THE CHRONICLES OF WARSHARD (book 2): SAVAGES
Swords clashed at the top of the hill. Horses reared and whinnied. Shouts tore across the desert, and panic ensued.
Breen dove between her brethren, nearly twenty men and women on the sand, half as many as the Seaburn warriors. The once wild horses of the hills tore past the tribesmen on all sides, slipping through to the camp, while others engaged in battle.
Her gaze flew from the small matches before her, and the tents at her back. Seaburn soldiers weaved between their homes, searching for something. More soldiers for their army?
Would they dare take the children now?
A snarl ripped from her throat, through her teeth. Fire burned through her chest and licked at her heart. She leapt for the nearest soldier, thrown free of his horse.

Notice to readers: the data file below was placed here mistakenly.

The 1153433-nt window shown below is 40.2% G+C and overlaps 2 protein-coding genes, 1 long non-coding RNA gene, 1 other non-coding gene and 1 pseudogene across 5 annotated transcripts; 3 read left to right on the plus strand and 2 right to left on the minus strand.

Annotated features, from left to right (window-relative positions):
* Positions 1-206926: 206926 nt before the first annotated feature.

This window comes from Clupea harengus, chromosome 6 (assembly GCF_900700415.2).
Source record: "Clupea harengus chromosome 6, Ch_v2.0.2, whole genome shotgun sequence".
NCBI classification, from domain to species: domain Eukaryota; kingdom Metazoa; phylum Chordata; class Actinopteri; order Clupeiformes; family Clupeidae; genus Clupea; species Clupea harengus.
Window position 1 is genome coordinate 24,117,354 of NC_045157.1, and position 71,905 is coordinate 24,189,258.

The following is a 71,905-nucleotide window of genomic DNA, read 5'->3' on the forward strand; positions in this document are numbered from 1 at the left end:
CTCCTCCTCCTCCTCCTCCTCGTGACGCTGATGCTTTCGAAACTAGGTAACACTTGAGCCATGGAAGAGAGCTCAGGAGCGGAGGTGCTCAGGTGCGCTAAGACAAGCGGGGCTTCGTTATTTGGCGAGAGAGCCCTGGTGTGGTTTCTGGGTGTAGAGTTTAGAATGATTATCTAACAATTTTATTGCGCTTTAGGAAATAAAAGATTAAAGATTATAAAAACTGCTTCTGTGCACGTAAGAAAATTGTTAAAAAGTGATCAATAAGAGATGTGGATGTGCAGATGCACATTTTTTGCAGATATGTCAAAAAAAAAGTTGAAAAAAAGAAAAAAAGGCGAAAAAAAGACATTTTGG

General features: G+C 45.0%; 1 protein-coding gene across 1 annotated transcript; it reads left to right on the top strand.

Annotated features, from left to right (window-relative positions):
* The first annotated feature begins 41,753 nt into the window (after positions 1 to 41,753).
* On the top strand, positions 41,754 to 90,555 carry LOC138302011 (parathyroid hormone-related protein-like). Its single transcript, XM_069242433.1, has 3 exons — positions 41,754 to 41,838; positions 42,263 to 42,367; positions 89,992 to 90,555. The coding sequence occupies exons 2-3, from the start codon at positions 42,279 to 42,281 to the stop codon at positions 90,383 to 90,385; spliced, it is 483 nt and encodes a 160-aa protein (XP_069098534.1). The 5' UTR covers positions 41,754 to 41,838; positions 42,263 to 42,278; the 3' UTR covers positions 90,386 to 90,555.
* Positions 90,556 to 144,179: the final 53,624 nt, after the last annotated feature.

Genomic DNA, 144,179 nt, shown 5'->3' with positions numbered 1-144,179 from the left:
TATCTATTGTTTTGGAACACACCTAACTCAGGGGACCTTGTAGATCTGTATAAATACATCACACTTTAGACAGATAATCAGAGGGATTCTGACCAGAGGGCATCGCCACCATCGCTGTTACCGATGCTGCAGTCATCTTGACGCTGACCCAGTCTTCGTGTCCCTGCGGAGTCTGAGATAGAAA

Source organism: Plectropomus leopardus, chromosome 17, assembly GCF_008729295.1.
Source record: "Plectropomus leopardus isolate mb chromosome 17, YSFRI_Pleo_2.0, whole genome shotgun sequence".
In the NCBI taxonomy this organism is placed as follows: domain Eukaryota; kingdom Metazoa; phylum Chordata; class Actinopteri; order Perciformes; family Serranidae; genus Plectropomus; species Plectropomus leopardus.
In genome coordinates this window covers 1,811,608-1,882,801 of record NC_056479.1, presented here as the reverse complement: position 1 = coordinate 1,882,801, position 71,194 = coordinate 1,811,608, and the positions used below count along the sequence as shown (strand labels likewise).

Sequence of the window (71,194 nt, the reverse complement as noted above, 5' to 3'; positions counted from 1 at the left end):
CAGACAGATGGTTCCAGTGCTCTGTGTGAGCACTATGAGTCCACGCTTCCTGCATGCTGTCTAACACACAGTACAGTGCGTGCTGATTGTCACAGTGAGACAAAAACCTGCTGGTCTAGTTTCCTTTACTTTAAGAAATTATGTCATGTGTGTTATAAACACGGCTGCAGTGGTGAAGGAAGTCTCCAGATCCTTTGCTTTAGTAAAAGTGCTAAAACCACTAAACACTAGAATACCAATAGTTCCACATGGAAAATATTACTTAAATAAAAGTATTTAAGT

The man leapt to his feet, heavy armor slowing his movements. Breen spun and sliced at his chest. His sword rose to block hers. Metal clanged loudly in the chaos. She spun again, faster this time. While men had strength on their side, she had speed. Her blade clanged against his armor this time, denting the metal.
His boot slammed against her stomach, sending her flying. Her breath whooshed from her lungs. Hot sand burned her bare arms, though she hardly noticed it against the anger consuming her chest. Gasping in a breath, she leapt to her feet in time to block the man’s swing. Her lips pulled back and she growled, inches from his face.
He pushed hard against her blade.
She jumped back.